The core creative sectors/markets are art, design, entertainment, media and innovation. These industries require an ecology of specialists and support communities, creative spaces, education, policy and systems to generate value.

Howkins strongly recommended the development of specialist business management and leadership programs devoted to creative industries. He also encouraged creative industries to learn not only about “making” new things, but also to learn about “selling” and “retailing” creativity. Some industries, such as advertising, are very good at selling their clients’ brands and also their own brands. Other industries however, are not as skilled. Howkins also advocated establishing creative hubs that go beyond offering shared spaces, but also offer creative shared services such as IP advice centers, and copyright exchanges.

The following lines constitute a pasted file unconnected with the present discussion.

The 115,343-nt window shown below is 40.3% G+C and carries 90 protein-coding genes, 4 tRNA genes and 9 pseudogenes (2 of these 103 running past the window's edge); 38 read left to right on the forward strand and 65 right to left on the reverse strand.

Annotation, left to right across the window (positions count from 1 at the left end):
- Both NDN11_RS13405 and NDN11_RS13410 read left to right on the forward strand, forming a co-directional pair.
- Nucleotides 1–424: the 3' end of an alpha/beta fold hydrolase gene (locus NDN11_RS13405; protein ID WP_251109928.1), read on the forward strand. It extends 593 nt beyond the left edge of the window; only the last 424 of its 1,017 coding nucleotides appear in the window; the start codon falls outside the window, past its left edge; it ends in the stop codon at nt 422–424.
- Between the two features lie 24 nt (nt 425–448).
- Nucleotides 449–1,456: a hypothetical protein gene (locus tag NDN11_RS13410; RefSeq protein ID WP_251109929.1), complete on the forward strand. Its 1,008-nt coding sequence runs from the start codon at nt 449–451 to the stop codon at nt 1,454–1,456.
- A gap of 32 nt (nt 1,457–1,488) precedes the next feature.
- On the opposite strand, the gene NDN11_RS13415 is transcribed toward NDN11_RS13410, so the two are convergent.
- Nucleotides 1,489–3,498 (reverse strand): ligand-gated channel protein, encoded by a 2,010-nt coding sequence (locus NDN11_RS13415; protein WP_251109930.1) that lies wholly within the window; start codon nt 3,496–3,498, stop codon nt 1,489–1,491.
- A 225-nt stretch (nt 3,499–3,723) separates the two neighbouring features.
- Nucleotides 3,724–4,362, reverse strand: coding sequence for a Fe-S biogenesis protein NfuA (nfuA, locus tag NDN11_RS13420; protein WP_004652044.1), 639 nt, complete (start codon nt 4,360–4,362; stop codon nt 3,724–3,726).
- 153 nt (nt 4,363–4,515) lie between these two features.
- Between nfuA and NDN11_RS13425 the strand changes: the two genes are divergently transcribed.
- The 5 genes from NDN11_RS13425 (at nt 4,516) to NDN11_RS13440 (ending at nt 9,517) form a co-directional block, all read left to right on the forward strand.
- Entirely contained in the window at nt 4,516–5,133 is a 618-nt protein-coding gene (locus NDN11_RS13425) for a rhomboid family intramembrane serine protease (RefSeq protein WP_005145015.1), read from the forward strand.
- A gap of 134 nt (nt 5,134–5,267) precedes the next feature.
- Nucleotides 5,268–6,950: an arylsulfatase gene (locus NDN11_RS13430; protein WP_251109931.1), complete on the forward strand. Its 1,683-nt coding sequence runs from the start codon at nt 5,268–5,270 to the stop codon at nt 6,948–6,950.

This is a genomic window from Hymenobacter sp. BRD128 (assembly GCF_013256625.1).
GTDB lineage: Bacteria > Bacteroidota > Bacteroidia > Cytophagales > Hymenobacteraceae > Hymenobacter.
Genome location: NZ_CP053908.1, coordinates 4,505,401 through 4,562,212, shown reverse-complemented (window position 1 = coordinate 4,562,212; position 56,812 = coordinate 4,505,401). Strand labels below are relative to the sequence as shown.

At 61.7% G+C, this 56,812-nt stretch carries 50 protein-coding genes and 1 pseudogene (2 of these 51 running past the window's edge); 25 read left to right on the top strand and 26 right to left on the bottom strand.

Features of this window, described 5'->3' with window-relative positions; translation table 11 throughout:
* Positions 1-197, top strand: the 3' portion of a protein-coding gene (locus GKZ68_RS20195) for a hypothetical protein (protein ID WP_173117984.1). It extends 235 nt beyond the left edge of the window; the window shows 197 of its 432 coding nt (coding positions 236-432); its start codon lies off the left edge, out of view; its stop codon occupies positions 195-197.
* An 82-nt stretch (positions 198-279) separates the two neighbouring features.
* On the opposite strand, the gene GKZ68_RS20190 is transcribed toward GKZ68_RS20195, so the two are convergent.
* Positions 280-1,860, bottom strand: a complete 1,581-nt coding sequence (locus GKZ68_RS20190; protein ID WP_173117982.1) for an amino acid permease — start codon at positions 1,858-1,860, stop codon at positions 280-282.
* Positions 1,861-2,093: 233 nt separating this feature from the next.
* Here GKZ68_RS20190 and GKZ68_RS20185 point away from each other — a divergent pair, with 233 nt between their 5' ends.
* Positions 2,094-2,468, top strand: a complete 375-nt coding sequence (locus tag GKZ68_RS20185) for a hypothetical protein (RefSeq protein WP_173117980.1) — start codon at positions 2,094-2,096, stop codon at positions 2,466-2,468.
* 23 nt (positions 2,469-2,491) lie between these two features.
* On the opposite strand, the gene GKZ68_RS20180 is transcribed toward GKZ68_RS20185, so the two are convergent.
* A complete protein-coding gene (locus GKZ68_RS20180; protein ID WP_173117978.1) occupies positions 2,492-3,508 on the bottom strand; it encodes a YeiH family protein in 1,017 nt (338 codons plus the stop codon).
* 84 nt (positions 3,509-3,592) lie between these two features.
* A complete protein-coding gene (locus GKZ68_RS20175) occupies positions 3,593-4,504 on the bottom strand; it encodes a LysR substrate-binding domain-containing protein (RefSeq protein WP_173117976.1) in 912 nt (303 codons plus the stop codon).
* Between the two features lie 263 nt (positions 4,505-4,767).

The core four

Howkins summarized his keynote using four simple words: change and diversity, learning and adaptation.

These four are the core elements of a thriving creative ecology.

Policies, systems, places, and people that encourage these four elements will likely grow the creative economy, and those that work against them will discourage a creative economy.

Start of a journey

With two days of intensive discussion and learning, not only were the participants inspired to start building their own creative agenda for their communities, but Howkins himself was impressed and inspired by the hidden gem of creativity that he saw in the Philippines and was very positive that with support, guidance and commitment, the Philippines can become a significant creative economy on the international stage. —CONTRIBUTED